Taxable Events You Didn't Know You Were Creating

By Angie Mohr | February 21, 2012 AAA
Taxable Events You Didn't Know You Were Creating

Even if your tax situation is fairly mundane and you have your taxes withheld at source, there are some events in your life that can generate taxes. Understanding the tax implications of these events ahead of time can help you plan your finances better, and can, in some cases, save you from paying taxes altogether.

See: Personal Income Tax Guide

Cashing out an Old 401(k)
If you have money sitting in a 401(k) plan from an old employer, you may be tempted to cash it out so you don't have to deal with it any longer. In fact, if the amount is less than $5,000 and you have provided no other instruction to the employer, they may cash it out for you. However, once funds leave the protection of a traditional 401(k), they become taxable and you may also owe a penalty on early withdrawal if you are less than 59.5 years old. To avoid this, have old 401(k) plans rolled directly into your new employer's plan or into an individual retirement account (IRA). There are no tax consequences of a direct rollover. If you have already cashed it out, you can avoid both tax and penalties if you re-deposit it to a new plan within 60 days. Of the withdrawal, 20% will be withheld for the IRS, so you will have to find those funds elsewhere to deposit the whole amount to the new plan. (To learn more, check out 6 Problems With 401k Plans.)

Selling Your House
If you have a significant capital gain on the sale of your main residence, you may be on the hook for taxes. The IRS allows you to exclude the first $250,000 ($500,000 for couples who own the house together and file jointly) of the gain from your taxable income, but in most cases, anything over that is taxable. If you have been depreciating part of your house for business or rental purposes, you may also owe back tax on the depreciated amount. To minimize the tax implications, work through the calculation of the gain with a tax professional to make sure that you are including all of your capital improvements and additions over the years, which forms part of your cost base.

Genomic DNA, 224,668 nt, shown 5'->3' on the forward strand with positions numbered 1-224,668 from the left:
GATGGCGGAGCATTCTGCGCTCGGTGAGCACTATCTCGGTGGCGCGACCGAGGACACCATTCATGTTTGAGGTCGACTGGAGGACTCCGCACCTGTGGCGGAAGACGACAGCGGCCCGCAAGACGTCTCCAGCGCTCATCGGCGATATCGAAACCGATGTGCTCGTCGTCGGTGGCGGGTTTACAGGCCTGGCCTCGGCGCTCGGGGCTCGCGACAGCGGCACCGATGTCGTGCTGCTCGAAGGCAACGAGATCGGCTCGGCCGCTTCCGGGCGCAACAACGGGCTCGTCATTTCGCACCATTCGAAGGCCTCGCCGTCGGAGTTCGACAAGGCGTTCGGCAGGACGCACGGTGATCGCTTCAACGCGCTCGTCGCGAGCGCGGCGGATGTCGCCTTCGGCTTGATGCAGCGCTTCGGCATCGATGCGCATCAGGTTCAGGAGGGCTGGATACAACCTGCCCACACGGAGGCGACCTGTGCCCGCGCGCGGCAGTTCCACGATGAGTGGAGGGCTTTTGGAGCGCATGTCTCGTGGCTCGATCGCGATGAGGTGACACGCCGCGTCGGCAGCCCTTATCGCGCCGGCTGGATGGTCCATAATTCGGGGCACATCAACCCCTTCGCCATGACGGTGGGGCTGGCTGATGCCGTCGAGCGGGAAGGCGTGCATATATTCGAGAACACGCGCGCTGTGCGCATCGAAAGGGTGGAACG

Rebalancing Your Investment Portfolio
Many new investors are unaware of the tax implications of buying and selling in their portfolios. In non-retirement portfolios, you are required to calculate capital gains and losses on the sale of any securities, even if you reinvest the proceeds within the portfolio. Starting in 2011, brokers are required to report capital gains to the IRS to ensure that they are reported fully and accurately. The timing of gains and losses can impact the overall tax liability for the year, so ensure that you plan your sales strategically. (For related reading, see Selling Losing Securities For A Tax Advantage.)

Selling Your Collectibles
Most household items you buy for personal use decrease in value quickly, so that, when you sell them at a yard sale, for example, you have a loss. This loss is not claimable for tax purposes. However, some items, such as collectibles and artwork, appreciate in value over time. You are required to report the gain of the sale of these types of items, wherever you sell them. For example, if you have collected baseball cards since you were young and sell the entire collection for $5,000, you have a capital gain of $5,000 minus what you paid for the cards originally and any expenses you have incurred in managing, appraising or selling the collection.

The Bottom Line
There are many life events that can trigger tax consequences, and proper tax planning can save you a substantial amount of money. A tax accountant or lawyer can help manage the tax effects of major transactions. (For more information, read 7 Year-End Tax Planning Strategies.)

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